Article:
Vinegar for Killing Weeds
"Vinegar is an environmentally safe weed killer
that everyone can use!"
Can one use vinegar for killing weeds?
Almost every household has a bottle or two of vinegar, be it wine, rice or apple cider vinegar stored in a kitchen pantry for cooking or medicinal purposes.
Can this natural, non toxic, environmentally safe and inexpensive household product also double up as a pesky weed killer? If so, this would be an environmentalist's dream come true!
Many claims have been made over the last few years regarding vinegar as a weed killer.
Vinegar-based sprays have been reported to not only kill all types of weeds , but also blackberry and scotch bloom with a single soil application which lasts up to a year!
(June 7, 2001Seattle Post-Intelligencer Article)
Recent Vinegar Weed Killer results
In the light of these claims and in the search to find an inexpensive and environmentally safe weed killer for organic farmers, the US department of agriculture's agricultural research service (USDA-ARS) have conducted and continue to conduct studies on vinegar for killing weeds.
The researchers found that perennial weeds such as Canada thistle, when treated with household vinegar (5% acetic acid content) showed 100% shoot burn-down but the roots were not affected so the shoot always re-grew.
For annual weeds such as foxtail, lambsquarters, pigweed and velvetleaf the 5% vinegar did not produce reliable weed control.
However more concentrated vinegars (10 to 20% acetic acid content) were more successful and provided 80-100% control of these annual weeds.
You can purchase online, horticultural vinegar that contains 20% acetic acid here:
Vinegar Weed Killer Recommendations
Unfortunately vinegar is not a selective herbicide and can damage any plant contacted by the solution. So researchers recommend trying vinegar as a weed killer for special situations such as spot treatment of weed patches between rows of plastic mulch or other areas where contact with crop plants can be avoided.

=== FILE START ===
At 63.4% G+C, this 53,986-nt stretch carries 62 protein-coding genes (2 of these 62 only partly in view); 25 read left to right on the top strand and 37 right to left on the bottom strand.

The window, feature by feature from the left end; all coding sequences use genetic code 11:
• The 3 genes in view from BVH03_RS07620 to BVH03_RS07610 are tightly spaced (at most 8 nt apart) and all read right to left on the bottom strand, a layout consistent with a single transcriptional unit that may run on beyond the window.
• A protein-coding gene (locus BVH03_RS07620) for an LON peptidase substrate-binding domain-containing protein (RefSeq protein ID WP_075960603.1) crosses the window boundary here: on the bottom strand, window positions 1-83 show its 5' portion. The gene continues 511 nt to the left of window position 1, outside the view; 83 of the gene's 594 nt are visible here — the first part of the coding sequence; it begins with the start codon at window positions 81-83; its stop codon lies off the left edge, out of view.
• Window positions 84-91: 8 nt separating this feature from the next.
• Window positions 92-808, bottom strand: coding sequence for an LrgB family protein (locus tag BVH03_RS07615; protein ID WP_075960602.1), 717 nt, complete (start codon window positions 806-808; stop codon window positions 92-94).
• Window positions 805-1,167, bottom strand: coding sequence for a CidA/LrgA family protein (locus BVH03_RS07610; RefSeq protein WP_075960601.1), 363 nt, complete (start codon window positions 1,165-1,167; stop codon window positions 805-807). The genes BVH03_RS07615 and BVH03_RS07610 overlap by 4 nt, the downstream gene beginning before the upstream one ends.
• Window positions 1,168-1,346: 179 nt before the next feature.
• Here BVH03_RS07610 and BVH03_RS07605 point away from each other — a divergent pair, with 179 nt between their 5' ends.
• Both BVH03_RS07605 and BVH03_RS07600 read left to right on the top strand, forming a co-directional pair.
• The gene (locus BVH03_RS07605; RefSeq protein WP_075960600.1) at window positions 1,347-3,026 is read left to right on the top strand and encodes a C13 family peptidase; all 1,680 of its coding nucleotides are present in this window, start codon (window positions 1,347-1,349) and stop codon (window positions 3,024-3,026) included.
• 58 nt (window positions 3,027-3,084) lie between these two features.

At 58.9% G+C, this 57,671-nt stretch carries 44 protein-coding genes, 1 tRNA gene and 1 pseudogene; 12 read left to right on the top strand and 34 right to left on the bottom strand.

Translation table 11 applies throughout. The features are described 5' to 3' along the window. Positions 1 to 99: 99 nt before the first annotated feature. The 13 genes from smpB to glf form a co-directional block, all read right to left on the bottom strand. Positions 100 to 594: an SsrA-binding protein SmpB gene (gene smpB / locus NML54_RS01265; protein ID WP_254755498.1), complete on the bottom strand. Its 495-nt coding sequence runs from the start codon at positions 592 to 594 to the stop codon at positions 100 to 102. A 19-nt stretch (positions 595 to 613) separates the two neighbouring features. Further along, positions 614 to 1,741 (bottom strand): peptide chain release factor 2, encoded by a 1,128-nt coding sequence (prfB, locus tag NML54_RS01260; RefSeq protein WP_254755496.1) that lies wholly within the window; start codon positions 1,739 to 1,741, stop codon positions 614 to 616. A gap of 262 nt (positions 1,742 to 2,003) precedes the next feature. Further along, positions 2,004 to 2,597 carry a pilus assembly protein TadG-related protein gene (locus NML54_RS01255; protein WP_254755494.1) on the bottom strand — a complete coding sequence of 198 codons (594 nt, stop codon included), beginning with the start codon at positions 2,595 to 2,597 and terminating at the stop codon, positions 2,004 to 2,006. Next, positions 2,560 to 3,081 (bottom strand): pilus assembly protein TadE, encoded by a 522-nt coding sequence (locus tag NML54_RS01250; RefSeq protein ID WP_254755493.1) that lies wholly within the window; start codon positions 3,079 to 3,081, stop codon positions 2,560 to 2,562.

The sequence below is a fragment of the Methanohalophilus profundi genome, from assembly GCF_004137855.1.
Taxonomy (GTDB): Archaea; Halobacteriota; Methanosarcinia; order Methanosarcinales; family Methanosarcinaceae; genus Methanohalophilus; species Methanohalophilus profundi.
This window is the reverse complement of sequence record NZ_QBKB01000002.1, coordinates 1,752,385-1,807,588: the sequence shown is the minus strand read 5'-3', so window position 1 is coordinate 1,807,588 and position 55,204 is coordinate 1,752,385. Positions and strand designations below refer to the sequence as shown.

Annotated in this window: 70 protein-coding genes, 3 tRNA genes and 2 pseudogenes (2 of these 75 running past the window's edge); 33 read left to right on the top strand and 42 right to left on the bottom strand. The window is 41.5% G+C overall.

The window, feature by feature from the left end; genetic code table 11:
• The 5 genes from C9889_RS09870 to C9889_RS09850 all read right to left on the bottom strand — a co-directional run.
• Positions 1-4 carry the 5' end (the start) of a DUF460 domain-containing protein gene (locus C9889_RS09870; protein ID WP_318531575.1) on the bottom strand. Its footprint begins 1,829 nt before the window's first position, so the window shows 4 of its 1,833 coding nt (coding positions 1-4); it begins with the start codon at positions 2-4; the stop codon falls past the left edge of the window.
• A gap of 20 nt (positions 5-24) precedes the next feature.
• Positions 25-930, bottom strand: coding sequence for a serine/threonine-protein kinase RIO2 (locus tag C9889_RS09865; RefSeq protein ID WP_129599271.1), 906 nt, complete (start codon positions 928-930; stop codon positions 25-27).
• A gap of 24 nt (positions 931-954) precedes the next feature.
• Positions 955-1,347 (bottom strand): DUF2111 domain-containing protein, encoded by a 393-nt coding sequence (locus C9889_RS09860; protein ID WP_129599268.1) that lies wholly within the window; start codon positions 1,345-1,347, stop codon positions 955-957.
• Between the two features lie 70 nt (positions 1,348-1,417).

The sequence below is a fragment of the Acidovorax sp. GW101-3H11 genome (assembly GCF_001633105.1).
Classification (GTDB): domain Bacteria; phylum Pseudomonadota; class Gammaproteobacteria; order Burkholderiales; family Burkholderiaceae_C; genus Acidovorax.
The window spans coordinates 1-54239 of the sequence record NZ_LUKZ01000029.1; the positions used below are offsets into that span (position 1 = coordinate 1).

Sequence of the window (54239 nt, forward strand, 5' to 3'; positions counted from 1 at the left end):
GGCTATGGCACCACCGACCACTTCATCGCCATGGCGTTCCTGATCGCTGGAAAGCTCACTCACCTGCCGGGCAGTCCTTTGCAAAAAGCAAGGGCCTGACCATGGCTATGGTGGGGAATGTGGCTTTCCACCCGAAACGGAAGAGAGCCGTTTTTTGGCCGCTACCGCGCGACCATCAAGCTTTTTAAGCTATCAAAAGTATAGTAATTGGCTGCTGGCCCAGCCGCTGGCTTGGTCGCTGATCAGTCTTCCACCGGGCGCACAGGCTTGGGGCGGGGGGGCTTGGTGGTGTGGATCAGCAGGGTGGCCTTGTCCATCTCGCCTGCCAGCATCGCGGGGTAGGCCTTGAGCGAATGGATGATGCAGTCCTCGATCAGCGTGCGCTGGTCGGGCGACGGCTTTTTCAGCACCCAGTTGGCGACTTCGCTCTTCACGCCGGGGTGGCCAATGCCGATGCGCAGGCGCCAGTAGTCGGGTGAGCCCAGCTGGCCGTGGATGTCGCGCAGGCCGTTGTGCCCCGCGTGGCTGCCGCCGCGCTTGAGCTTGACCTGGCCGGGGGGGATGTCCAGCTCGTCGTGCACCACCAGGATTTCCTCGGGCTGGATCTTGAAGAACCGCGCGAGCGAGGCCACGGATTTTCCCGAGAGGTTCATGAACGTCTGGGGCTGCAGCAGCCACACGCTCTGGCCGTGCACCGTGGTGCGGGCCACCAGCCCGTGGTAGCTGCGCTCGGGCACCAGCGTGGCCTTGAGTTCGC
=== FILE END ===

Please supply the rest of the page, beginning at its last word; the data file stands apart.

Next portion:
They also recommend using vinegar for killing weeds along roadsides and range lands and for homeowners to control weeds around brick walls, sidewalk and driveway cracks.
Vinegar can be applied to plants in two ways:
It can be sprayed directly on the plant (used as a contact herbicide) or it can be applied to the soil. (used as a soil drench)
Spraying vinegar directly on a plant dissolves off the waxy protective coating on the foliage, making the plant vulnerable to desiccation. The plant will then dry out all the way to the root.
Pouring vinegar on the soil lowers the soil pH to a point where the plants cant survive.
This spring, I decided to use vinegar on a section of my own back yard patio when I noticed weeds and many small ant hills popping up there.
I simply poured the less expensive household white vinegar (not apple cider vinegar) onto the affected area one evening and did the same the following evening.
The photo on the right shows the results.
What an improvement, that area has been weed free as well as ant free all summer.
In Sweden, vinegar has been registered as a herbicide for weed control in concrete pavements.
Or you can try applying corn gluten meal which has been found to help control dandelions and crabgrass and is also a slow-release organic fertilizer.
So if you want to eliminate those pesky dandelions from your lawn without resorting to chemical pesticides, hand digging to remove the tuberous root is still the best natural method.
Reference: Agrichemical and Environmental News, Oct. 2002, issue No 198.
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